He can’t remember every detail, but Wendell CPA David Williams does remember the summer of 1974 included lots of showers.
“My mom would make me hose off before I came inside,” he remembers. “That was the worst part.”
Williams was employed for one summer before college at a now-closed cow manure dehydration plant near Fayetteville.
“It was pretty low-key, no pressure (and) easy to keep up with everything and get the job done,” he said.
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The plant he worked at would pick up cow manure, stack it about 12 feet high, run it through a dehydration machine, bag it, then send it down a line where employees would punch holes in it.
The plant bagged manure for several different companies, so the bags would be changed out, but the manure stayed the same.
Williams said he usually worked from about 7 in the morning until 4 in the afternoon – slightly longer than most summer job shifts in this day and age, but it wasn’t the worst thing about being on the job, he said.
There was no air conditioning in the building.
Again, Williams said, the simple fact that there wasn’t AC wasn’t the worst, it’s what happened because of the extra-hot temperature and subsequent sweating.
“Cow manure dust would get on you,” he said. “So as you would rehydrate, it would get stuck on you.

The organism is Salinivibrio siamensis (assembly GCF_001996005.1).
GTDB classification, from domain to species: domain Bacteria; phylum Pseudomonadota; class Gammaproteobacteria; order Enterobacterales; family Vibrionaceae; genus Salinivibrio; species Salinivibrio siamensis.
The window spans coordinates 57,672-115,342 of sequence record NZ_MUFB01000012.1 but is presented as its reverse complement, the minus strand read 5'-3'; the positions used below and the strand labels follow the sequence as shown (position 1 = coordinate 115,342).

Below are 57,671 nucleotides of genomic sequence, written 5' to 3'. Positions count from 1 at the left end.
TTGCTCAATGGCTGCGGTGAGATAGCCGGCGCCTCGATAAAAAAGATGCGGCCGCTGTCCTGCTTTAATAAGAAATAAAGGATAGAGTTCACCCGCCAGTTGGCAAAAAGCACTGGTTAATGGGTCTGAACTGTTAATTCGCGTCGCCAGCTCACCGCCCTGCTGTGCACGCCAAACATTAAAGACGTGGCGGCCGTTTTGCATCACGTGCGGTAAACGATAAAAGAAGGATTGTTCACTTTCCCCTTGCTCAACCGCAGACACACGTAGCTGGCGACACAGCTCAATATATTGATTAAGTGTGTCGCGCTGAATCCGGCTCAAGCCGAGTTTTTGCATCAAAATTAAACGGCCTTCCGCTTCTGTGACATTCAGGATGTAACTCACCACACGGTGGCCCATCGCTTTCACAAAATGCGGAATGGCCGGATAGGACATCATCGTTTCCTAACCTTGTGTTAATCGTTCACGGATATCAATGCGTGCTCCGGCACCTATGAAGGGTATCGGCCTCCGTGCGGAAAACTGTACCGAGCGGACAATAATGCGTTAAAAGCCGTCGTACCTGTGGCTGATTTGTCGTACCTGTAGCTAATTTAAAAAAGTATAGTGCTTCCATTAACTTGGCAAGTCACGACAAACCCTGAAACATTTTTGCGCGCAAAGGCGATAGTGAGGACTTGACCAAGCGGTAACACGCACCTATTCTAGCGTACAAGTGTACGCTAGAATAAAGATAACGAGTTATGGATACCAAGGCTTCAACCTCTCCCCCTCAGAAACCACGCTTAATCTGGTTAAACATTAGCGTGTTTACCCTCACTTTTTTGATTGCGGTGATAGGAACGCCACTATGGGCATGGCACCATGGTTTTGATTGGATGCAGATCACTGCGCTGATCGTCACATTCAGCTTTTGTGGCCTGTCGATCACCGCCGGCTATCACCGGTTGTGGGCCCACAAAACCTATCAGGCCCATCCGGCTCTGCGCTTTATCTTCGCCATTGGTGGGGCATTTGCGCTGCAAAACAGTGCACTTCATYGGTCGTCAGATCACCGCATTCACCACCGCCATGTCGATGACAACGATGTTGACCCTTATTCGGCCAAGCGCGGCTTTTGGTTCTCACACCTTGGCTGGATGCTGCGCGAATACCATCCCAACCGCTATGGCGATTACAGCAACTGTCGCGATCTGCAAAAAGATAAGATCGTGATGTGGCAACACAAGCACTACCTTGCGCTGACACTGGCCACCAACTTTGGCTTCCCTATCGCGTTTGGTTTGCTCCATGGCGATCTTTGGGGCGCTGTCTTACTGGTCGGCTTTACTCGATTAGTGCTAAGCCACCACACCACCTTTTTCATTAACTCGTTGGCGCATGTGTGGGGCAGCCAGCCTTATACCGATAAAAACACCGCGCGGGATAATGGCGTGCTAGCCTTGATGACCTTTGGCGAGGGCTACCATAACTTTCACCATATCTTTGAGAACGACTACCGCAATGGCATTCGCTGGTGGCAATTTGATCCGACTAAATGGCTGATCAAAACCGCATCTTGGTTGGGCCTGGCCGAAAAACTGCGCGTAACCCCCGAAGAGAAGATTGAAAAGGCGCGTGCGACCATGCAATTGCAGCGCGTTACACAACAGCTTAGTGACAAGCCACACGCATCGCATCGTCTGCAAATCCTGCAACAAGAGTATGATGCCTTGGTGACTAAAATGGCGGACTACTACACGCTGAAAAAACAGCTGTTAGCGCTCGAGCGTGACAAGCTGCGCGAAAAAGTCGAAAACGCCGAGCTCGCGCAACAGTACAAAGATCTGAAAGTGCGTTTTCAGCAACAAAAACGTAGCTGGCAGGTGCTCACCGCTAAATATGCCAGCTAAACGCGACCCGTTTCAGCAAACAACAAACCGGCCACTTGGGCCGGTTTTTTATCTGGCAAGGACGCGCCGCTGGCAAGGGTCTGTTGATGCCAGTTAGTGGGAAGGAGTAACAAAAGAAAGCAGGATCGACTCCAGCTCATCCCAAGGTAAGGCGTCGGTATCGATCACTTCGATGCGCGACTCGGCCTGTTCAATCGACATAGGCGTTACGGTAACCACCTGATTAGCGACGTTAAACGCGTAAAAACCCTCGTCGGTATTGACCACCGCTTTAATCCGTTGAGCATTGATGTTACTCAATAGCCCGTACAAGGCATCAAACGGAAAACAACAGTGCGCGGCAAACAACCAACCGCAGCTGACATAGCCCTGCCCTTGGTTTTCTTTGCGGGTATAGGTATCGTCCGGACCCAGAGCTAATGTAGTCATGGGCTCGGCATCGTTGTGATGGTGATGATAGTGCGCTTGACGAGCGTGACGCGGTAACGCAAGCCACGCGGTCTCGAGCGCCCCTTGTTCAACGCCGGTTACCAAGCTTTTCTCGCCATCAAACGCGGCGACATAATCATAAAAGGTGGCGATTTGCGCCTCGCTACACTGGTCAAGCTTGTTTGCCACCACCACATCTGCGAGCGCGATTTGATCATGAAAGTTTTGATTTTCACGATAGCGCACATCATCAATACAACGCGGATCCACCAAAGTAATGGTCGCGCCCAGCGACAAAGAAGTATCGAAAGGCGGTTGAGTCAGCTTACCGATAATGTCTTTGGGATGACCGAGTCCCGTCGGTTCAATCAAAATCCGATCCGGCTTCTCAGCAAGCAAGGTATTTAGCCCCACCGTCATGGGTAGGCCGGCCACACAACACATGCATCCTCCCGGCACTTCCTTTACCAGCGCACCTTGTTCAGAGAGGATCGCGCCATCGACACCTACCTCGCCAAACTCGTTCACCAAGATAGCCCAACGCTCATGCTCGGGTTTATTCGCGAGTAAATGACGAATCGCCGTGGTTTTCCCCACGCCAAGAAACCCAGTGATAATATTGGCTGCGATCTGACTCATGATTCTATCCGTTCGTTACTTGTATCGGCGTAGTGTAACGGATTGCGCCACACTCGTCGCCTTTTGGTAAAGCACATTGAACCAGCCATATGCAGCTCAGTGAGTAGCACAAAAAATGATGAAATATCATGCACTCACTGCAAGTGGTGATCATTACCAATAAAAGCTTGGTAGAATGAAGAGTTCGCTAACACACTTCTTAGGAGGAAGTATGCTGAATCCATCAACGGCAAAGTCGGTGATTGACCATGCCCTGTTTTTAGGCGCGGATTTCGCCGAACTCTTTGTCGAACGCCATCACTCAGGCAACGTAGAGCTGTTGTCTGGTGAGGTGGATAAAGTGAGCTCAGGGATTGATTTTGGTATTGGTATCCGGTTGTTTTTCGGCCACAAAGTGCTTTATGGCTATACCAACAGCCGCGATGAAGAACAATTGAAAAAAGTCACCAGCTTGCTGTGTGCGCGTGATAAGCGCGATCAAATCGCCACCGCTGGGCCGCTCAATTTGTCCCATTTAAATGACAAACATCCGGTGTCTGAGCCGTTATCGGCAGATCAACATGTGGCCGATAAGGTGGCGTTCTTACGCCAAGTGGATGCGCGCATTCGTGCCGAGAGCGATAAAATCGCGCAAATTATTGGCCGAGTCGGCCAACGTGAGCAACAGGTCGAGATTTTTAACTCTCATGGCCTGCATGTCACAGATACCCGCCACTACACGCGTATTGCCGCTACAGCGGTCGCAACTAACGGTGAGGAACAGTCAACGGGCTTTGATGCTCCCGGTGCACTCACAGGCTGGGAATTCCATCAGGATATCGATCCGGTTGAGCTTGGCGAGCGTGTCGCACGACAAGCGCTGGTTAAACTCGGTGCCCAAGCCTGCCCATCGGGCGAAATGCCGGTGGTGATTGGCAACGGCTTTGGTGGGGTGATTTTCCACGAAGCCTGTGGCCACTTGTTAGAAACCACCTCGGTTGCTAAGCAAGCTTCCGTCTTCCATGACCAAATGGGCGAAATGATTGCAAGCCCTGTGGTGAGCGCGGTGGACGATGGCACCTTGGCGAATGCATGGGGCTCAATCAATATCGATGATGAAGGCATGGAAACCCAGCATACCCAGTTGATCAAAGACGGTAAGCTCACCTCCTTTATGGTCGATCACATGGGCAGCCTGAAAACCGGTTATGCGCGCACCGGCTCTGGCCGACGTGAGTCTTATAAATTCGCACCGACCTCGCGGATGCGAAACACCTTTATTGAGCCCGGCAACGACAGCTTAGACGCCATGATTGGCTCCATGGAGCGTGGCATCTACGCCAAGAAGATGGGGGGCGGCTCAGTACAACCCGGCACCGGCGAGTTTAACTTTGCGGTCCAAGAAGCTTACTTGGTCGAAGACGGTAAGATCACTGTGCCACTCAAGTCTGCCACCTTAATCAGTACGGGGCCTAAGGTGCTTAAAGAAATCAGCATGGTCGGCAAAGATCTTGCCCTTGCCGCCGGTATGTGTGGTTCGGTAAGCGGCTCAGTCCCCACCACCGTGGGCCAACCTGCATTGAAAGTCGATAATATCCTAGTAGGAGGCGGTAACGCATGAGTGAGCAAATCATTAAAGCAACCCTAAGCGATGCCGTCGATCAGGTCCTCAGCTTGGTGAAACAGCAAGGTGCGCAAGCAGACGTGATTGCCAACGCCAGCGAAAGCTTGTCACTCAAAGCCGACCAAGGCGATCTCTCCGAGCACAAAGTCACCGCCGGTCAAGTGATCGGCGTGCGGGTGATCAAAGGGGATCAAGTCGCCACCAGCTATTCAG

Williams’ father made him use an older truck because of how dirty he was coming home from work.
“As most people would say, it was a real crappy job,” he said.
Williams said he pursued the job only because he wanted some money for the summer. He went off to N.C. State that fall instead of taking the plant up on an offer to be trained for another position at the plant.
He would’ve been driving one of the machines that gathered the manure that came into the plant.
He declined, opting to stay with his plans to finish college.
The experience put money in his pocket that summer, but Williams said he didn’t take away anything particularly profound from the manure plant.
“The only thing I learned is that I didn’t want to do that particular job for the rest of my life,” he said. “It gave me incentive to continue my education.”